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For further information, see CMDT Part 21-16: Metabolic Acidosis

For further information, see CMDT Part 21-17: Increased Anion Gap Acidosis (Increased Unmeasured Anions)

Key Features

Essentials of Diagnosis

  • Hallmark of this disorder is that metabolic acidosis (thus low HCO3) is associated with normal serum Cl, so that the anion gap increases

  • Decreased HCO3 is also seen also in respiratory alkalosis, but pH distinguishes between the two disorders

General Considerations

  • A gap metabolic acidosis is secondary to the addition of acid—either exogenous or endogenous

  • The major causes are lactic acidosis, ketoacidosis, kidney failure, and ingestions

  • Calculation of the anion gap is useful in determining the cause of the metabolic acidosis

  • Normochloremic (increased anion gap) metabolic acidosis

    • Generally results from addition to the blood of organic acids such as lactate, acetoacetate, β-hydroxybutyrate, and exogenous toxins

    • Uremia produces an increased anion gap metabolic acidosis via unexcreted organic acids and anions

Etiology

  • Type A lactic acidosis

    • Results from tissue hypoxia, usually from

      • Septic, cardiogenic, or hemorrhagic shock

      • Mesenteric ischemia

      • Respiratory failure

      • Carbon monoxide poisoning

    • These conditions increase peripheral lactic acid production and decrease hepatic metabolism of lactate as liver perfusion declines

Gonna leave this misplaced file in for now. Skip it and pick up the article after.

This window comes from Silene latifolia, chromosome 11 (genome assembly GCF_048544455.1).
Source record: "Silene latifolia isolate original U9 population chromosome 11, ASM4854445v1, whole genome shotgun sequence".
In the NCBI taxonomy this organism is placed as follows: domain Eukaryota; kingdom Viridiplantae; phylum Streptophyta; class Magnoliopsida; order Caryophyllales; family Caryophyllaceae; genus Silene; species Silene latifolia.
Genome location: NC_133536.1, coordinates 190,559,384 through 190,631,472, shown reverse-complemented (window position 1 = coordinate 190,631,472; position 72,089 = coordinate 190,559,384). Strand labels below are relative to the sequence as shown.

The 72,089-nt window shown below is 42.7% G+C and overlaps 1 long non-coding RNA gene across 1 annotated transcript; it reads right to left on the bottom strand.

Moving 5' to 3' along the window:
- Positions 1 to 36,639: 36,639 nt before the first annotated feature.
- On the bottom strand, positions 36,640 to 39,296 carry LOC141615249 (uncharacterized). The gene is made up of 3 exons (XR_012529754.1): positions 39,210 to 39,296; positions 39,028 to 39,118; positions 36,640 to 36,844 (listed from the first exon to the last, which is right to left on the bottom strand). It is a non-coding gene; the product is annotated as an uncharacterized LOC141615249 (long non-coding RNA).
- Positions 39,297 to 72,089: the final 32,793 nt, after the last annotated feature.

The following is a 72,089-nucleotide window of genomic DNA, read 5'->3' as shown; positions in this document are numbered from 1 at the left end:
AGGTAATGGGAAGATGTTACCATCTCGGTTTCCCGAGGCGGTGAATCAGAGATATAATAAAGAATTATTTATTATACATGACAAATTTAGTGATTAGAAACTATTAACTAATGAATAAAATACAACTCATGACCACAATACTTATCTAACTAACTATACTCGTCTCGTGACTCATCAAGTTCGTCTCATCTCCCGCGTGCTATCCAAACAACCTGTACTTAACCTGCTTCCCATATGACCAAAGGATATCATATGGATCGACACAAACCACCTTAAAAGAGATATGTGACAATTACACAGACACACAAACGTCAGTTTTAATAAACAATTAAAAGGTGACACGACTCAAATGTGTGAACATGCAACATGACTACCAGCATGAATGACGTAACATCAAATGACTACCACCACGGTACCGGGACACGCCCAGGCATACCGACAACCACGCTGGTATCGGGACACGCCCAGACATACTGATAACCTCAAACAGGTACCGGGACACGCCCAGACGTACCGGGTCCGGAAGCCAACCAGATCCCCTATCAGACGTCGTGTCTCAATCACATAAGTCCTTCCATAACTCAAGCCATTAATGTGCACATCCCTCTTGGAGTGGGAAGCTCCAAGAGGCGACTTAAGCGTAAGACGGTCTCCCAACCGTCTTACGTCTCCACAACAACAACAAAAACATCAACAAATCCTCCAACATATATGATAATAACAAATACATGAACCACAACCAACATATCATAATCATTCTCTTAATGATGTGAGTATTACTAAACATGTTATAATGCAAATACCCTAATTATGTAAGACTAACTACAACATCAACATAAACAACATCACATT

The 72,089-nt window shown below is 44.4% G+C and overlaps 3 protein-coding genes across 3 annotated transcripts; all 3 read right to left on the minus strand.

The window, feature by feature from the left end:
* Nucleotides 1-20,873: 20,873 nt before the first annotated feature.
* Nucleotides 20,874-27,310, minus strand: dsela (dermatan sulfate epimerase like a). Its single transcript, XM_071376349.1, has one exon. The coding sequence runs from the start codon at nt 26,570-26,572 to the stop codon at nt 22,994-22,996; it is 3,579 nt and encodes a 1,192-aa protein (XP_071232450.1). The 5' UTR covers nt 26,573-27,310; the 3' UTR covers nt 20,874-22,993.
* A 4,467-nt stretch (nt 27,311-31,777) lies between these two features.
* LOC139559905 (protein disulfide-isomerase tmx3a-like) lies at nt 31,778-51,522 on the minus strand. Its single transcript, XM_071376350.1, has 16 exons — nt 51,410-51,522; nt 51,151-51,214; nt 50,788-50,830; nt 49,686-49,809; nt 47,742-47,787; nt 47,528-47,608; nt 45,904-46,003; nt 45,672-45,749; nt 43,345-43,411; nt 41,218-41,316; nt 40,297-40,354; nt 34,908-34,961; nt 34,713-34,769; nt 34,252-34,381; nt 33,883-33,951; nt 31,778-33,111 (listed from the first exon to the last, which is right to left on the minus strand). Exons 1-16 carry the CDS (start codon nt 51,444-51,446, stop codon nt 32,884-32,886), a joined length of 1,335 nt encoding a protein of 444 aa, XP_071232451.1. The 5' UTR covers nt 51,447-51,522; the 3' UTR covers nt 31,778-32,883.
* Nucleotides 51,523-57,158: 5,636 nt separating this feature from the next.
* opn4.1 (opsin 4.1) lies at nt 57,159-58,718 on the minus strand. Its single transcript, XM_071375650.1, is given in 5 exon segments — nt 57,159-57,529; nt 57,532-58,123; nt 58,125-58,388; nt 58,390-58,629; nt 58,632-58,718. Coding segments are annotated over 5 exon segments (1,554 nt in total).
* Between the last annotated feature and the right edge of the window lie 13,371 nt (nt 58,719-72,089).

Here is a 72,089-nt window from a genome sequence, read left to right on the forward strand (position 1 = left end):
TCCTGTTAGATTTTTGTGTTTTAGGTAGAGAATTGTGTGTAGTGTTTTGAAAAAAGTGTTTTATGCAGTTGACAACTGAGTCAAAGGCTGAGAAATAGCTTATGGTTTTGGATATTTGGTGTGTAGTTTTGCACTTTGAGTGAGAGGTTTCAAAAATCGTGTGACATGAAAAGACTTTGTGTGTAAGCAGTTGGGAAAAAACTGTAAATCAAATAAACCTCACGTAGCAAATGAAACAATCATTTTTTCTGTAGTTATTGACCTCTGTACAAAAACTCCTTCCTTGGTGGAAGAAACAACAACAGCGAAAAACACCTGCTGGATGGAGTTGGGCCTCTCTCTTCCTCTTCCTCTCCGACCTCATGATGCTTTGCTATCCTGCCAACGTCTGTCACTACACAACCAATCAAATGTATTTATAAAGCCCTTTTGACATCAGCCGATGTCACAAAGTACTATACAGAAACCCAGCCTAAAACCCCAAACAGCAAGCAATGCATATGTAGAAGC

• Type B lactic acidosis

    • Secondary to impaired mitochondrial oxygen utilization

    • May be due to

      • Metabolic causes (eg, diabetes mellitus, liver disease, kidney disease, thiamine deficiency, D-lactic acidosis, leukemia, or lymphoma)

      • Toxins (eg, ethanol, methanol, ethylene glycol, cyanide, isoniazid, or metformin)

    • Propylene glycol can cause lactic acidosis from decreased liver metabolism; it is used as a vehicle for intravenous drugs, such as nitroglycerin, etomidate, and diazepam

  • D-Lactic acidosis

    • May develop in patients with short bowel syndrome due to carbohydrate malabsorption and subsequent fermentation by colonic bacteria

    • A specific D-lactic acid assay is required as the standard lactic acid assay only detects the L-isomer

  • Diabetic ketoacidosis

    • The anion gap is generally large, often > 20 mEq/L, though it can be variable

    • The elevated serum glucose leads to a marked osmotic diuresis with sizeable losses of sodium, water, and potassium

    • Correction of ketoacidosis can be assessed by measurement of serum β-hydroxybutyrate, pH, or by normalization of the anion gap

  • Fasting ketoacidosis

    • Hepatic generation of ketones may occur as a normal response to fasting from relative hypoinsulinemia

    • Mild ketosis often occurs after 12–14 hours of fasting, peaking after 20–30 hours

  • Alcoholic ketoacidosis

    • May develop in chronically malnourished patients who consume large quantities of alcohol

    • Alcohol metabolism decreases gluconeogenesis, resulting in hepatic production of β-hydroxybutyrate and, to a lesser degree, acetoacetate

  • Toxins

    • Multiple toxins and drugs increase the anion gap by increasing endogenous acid production

    • Common examples include

      • Methanol (metabolized to formic acid)

      • Ethylene glycol (glycolic and oxalic acid)

      • Salicylates (salicylic acid and lactic acid)

    • Long-term acetaminophen use, even at therapeutic doses, can result in an elevated anion gap acidosis from accumulation of 5-oxoproline

  • Uremic acidosis (usually at glomerular filtration ...

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